For the past couple weeks, the Fall 2016 anime Flip Flappers has been on my mind. It's not that Studio 3Hz's production was exactly a memorable show, although it did have its moments here and there. Rather, the thing that has kept me thinking about the adventures of Papika (M.A.O) and Cocona (Minami Takahashi) was its flaws, not to mention how they were executed.
It's weird, because when I reflect on Flip Flappers, I found myself comparing it to the works of GAINAX. It had elements of FLCL, Magical Shopping Arcade Abenobashi, Evangelion, and Gunbuster rolled into one program. On paper, this would no doubt lead towards a hit amongst anime fans across all the oceans. However, because of the way it was produced, Flip Flappers found itself falling into the traps of the more recent lineup of GAINAX's library. I'll get further into detail on why this had happened in a moment, but first, a brief synopsis.
Flip Flappers follows the young middle school girl Cocona, as a chance meeting with Papika has her going on wild adventures in mystic worlds known as Pure Illusion for the FlipFlap Organization. Seeking fragments to grant a wish, the two newfound friends journey through these worlds with their robot ally TT-392 in tow, transforming into magical girls in order to complete their missions. Meanwhile, Cocona's childhood friend Yayaka (Ayaka Ohashi) reveals herself to be working for the rival group Ascleplus, who seeks to dominate the world with the fragments in their possession. As the missions get wilder, the truth behind Cocona, her past, and the real connection between her and Papika are slowly revealed.
As this was an original anime series -- one not adapted from a manga, light novel, or visual novel -- there's a lot of room for this series to be both creative and innovative. This was showcased highly by Studio 3Hz's animation team as they presented viewers with one gorgeous shot after another throughout its entire run. The imaginative worlds, the beauty of the characters, and even the high-flying action that occurred on a weekly basis was up there are some of 2016's best visuals these eyes bore witness to this year. (One of the show's highlights involved Cocona & Papika visiting a gloomy school, one that served as a frightening metaphor for the way society tries to mold people into unoriginal beings. Seriously: you get chills looking at the students and their surroundings as you watch it.)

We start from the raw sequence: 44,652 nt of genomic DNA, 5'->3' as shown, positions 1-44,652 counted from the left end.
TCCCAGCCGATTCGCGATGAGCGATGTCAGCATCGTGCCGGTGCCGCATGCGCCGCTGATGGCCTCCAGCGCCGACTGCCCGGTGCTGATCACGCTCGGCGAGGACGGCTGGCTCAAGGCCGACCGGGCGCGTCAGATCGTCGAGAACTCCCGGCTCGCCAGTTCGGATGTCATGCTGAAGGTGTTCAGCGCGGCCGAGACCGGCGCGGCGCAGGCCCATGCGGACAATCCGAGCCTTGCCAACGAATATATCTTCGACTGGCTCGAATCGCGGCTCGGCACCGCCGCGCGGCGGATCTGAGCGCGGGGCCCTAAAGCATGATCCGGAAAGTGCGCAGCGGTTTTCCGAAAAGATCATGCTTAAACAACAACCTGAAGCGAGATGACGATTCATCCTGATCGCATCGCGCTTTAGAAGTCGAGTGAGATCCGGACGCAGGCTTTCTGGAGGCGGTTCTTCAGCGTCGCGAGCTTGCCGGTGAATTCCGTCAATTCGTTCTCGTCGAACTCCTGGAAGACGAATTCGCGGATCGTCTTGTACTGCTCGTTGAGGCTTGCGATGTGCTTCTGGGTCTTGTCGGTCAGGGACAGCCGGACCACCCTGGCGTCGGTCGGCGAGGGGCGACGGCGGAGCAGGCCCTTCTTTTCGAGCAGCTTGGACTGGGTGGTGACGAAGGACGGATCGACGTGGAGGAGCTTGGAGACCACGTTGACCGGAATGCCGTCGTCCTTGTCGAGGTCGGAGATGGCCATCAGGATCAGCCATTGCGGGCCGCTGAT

However, while the animation stands as being one of last year's highlights, where Flip Flappers suffered was with its writing. Because the show's head writer Yuniko Ayana (KINMOZA!, Digimon Adventure tri.) left production halfway through, it was up to a far inexperienced screenwriter by the name of Naoki Hayashi (whose sole writing credit was for one episode of Da Capo III) to attempt to finish what Ayana started. And that's where the series began to suffer.
Ayana's contributions were original, eye-popping, and often a joy for the mind to behold. Hell, even the homage to Mad Max in Episode 3 was brilliant right from the get-go. However, when Hayashi took the reins at Episode 8 (with the seventh episode written surprisingly well by the show's director Kiyotaka Oshiyama), we started seeing the show's narrative fall apart with too much exposition and not enough explanation. From its stiff storytelling to faux metaphors, what was once the TV highlight of my week quickly changed into a forced obligation. It was as if I went from watching a series from GAINAX's golden era to the current mess of work the studio tends to do today.